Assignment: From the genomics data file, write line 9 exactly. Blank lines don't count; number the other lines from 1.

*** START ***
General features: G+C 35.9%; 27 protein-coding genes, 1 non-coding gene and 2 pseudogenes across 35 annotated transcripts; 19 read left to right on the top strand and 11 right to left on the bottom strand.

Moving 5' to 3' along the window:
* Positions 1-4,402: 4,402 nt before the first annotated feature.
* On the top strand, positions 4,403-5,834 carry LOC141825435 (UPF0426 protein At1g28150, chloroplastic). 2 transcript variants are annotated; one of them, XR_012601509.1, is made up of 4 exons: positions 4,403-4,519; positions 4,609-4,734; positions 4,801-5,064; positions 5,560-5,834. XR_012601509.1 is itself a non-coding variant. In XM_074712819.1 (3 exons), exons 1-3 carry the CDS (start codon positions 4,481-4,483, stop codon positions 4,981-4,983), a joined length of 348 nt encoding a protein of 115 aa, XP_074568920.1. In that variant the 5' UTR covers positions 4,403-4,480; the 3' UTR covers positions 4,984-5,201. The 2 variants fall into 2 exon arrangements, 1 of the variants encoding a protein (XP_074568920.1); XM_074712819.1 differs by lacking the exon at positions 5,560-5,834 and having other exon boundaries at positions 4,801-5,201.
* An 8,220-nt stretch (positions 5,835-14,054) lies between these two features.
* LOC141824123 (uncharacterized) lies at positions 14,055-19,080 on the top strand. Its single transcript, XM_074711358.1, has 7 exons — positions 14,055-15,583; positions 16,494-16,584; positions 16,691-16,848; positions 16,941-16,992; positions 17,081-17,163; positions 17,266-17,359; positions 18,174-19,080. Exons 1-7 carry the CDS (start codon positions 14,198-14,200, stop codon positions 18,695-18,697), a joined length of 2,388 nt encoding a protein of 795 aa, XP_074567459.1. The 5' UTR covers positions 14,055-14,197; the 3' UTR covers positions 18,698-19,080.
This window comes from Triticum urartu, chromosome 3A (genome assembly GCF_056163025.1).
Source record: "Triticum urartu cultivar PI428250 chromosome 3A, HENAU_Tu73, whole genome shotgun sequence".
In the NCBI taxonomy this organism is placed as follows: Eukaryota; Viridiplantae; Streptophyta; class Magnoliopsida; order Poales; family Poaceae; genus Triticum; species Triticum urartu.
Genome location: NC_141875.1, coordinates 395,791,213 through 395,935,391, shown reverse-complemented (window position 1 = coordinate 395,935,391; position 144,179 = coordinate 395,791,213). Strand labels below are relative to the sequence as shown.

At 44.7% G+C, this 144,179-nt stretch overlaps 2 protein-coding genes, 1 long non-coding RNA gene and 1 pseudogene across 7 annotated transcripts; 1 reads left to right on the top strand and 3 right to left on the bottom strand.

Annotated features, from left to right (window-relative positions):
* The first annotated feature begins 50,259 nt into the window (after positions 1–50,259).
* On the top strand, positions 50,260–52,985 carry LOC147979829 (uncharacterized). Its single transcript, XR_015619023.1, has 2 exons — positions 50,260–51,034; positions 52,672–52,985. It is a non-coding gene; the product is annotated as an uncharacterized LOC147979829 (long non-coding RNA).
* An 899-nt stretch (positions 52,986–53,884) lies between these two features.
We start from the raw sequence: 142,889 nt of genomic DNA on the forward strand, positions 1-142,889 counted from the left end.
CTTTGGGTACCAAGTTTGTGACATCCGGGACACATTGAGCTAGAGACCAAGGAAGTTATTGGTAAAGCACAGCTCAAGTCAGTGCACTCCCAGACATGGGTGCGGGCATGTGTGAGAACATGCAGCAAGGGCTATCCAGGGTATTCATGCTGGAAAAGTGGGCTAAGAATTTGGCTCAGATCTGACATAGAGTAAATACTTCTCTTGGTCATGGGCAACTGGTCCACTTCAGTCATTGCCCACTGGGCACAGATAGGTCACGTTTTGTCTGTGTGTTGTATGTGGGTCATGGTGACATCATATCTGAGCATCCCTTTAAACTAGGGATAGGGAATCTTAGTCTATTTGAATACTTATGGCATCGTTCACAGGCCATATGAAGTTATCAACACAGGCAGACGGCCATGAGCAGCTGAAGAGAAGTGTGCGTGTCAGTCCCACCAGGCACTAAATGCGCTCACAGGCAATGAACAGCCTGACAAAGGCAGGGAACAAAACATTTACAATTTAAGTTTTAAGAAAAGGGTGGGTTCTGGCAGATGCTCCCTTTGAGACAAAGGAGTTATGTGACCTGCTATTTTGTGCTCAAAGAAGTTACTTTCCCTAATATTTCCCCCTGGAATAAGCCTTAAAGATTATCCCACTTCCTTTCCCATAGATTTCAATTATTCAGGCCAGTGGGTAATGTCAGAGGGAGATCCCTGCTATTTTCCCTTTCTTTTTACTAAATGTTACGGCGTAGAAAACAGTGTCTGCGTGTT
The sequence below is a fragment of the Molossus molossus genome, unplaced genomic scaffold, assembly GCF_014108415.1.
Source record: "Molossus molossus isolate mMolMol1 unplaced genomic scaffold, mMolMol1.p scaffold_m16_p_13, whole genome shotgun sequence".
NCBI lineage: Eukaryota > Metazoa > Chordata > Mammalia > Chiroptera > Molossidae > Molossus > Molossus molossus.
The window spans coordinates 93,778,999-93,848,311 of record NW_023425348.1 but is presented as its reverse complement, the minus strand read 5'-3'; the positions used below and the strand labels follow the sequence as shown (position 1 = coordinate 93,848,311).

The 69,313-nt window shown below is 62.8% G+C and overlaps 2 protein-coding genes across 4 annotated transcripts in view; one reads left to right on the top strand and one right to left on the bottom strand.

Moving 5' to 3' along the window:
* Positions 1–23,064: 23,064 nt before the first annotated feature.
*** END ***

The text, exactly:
In the NCBI taxonomy this organism is placed as follows: Eukaryota; Viridiplantae; Streptophyta; class Magnoliopsida; order Poales; family Poaceae; genus Triticum; species Triticum urartu.